SKKN theatre productions are always known for fresh content along with quality in making. I was wondering what is in store for this year when the drama Anthithottam was announced. I watched it last evening in Goodman’s Arts Centre in a nearly-full hall.

Let me jot down my thoughts without any preface. This is not a review nor following the sequences of the drama, and there is no order to my scribble. Please pardon.

At the heart of “Anthithottam” is the character of Madhavan, aka Madvin.

He is a Malayali who was born in the South West Coastal region of India; Mahe in Kerala. Mahe was a very small town and a French colony since 1721. The French acquired the land from the “Vadakara” king and retained it for more than 200 years.

Though he studied at Sorbonne University in Paris, he is deep rooted in to his culture in Kerala through his mother. The Theyyam deity “Sasthappan” and the related folklore are intuitive to him. He was fed with the colourful myth of the deity along with his mother’s immense love.

The deity “Sasthappan” or “Kuttichathan” was born from the union of Lord Shiva and Parvathy while they were in a “Valluvan-Valluvathi” avatar. The deity symbolizes resistance and struggle against oppression, which is, by a large extent, relatable to John Fiske and James Scott’s idea of resistance (at modern times).

This goes in parallel with the possibility of Madhavan, aka Madvin being a commoner standing up against the Nazi oppression, though the Nazis do not have any direct impact on him or his cultural / religious believes. He stood up for France; the nation who nurtured his dreams; the nation which made him who he is; his Karma Bhoomi.

Madhavan is now imprisoned in Paris for being an active member of the French Resistance Movement against German-occupied France. Though it is not clear whether Madvin was part of “Forces françaises de l’Intérieur”; the story agitprop Madvin as a Bolshevik who fought Nazis. He is lonely in his cell with his thoughts that often catapult him into trances. He converses with his mother, he converses with the priest, he converses with his friend Pierre Serge Choumoff, he converses with the deity Sasthappan, he sings French national anthem to torturing Nazi soldiers, he converses with his girlfriend Gisele Mollet.. And there we get the glimpse of his life and his character.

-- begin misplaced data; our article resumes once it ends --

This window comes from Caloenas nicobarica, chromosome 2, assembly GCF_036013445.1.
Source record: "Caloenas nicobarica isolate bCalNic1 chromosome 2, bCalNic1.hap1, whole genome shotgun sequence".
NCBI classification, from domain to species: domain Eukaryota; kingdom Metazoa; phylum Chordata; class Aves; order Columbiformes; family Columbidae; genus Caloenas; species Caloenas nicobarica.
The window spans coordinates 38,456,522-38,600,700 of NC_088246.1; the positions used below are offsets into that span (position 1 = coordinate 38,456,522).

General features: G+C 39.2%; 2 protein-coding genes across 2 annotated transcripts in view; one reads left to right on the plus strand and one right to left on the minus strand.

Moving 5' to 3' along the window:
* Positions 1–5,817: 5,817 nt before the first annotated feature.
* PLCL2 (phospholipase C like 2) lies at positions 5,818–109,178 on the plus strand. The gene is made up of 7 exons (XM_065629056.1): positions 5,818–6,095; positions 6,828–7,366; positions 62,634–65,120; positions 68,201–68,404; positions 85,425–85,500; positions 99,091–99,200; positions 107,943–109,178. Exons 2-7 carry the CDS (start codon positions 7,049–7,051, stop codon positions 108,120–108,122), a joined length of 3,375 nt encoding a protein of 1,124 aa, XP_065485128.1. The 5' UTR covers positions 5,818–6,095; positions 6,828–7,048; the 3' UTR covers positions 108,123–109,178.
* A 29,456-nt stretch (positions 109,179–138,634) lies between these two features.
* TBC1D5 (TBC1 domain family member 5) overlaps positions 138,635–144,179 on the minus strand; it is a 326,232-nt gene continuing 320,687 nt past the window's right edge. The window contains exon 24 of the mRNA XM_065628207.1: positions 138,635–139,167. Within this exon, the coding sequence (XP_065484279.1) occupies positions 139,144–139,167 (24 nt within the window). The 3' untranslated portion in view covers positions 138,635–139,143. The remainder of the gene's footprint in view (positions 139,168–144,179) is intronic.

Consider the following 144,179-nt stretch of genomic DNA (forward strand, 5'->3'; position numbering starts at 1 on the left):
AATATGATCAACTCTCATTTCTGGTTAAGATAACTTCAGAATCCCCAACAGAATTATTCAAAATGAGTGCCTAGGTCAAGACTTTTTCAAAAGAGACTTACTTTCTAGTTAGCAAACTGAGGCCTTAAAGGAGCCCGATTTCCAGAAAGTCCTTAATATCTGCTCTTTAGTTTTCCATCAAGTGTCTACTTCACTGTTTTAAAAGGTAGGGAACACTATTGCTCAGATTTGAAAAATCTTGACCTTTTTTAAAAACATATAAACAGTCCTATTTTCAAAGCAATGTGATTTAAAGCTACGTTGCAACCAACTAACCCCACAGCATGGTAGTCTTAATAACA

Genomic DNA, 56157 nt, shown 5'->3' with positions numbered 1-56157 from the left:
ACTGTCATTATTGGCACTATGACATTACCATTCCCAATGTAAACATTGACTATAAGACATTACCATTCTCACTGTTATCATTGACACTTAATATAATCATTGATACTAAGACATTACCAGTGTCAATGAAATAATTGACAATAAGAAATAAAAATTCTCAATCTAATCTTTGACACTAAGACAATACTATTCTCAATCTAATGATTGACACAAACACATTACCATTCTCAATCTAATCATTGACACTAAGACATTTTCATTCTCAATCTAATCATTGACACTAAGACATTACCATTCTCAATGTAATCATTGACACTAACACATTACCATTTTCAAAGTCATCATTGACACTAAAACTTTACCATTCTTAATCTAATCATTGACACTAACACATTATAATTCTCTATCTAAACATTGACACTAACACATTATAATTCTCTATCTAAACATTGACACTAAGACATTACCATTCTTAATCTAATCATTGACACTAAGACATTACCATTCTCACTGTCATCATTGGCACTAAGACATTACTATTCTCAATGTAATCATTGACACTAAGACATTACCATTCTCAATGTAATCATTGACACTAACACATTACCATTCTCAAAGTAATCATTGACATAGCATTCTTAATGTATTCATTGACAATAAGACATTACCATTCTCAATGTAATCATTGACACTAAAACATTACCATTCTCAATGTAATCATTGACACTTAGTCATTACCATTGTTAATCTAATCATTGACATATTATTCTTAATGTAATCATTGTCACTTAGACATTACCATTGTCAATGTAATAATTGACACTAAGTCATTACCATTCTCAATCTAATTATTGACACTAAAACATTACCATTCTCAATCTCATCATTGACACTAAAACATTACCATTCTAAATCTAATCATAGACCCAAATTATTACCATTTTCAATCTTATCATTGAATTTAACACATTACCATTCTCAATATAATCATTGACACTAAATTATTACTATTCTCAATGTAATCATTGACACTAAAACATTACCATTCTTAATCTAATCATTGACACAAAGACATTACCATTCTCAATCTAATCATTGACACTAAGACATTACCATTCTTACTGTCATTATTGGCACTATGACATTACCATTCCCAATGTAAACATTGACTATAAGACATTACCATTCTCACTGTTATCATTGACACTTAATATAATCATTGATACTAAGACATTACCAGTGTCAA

The withdrawal of Madvin’s consciousness is like a dense fog that cloaks his thoughts and blurs the lines between his inner and outer worlds. He is in a trance-like state, his mind retreating from the oppressive reality that encircles him.

What follows next is a breathtaking amalgamation of Theyyam artform and the loud pondering of Madhavan. The “Theyya Kolam” is conversational – providing him answers, giving him solace, and breathing hope in his sole for eternal awakening.

Thoughts reverberate in his mind, and he is often pulled back by the loud reality. This balancing act is stopped harshly, when we hear three loud gun shots. Sasthappan Theyyam flattens the distinctions, like a landslide that destroys the intricate network of human emotions leaving behind lasting peace.. Madhavan grows bigger.. bigger than he was ever before.

“Anthithottam” transports the audience into the inner world of a character rebelling against subjugation and tyranny. The play is a masterful blend of Theyyam artform and the character’s thoughts, leaving the audience in awe of the human spirit’s resilience. It is a good-watch for anyone who appreciates the art of theatre and the power of storytelling.


Enacting a period drama is an arduous undertaking, requiring great attention to detail and authenticity. The challenge of recreating a bygone era, complete with its costumes, language, and nuances, is not for the faint of heart. Yet actor / director Sreekanth Menon, together with writer Anil Rohit, has taken on this daunting task with admirable courage and skill, presenting a stirring drama set in France during World War II

Their attention to detail is evident in every aspect of the production, from the meticulously crafted costumes and sets to the well-researched details of Madhavan’s life in French prison. The result is a work of art that entertains and educates, reminding us of a tumultuous period in world history.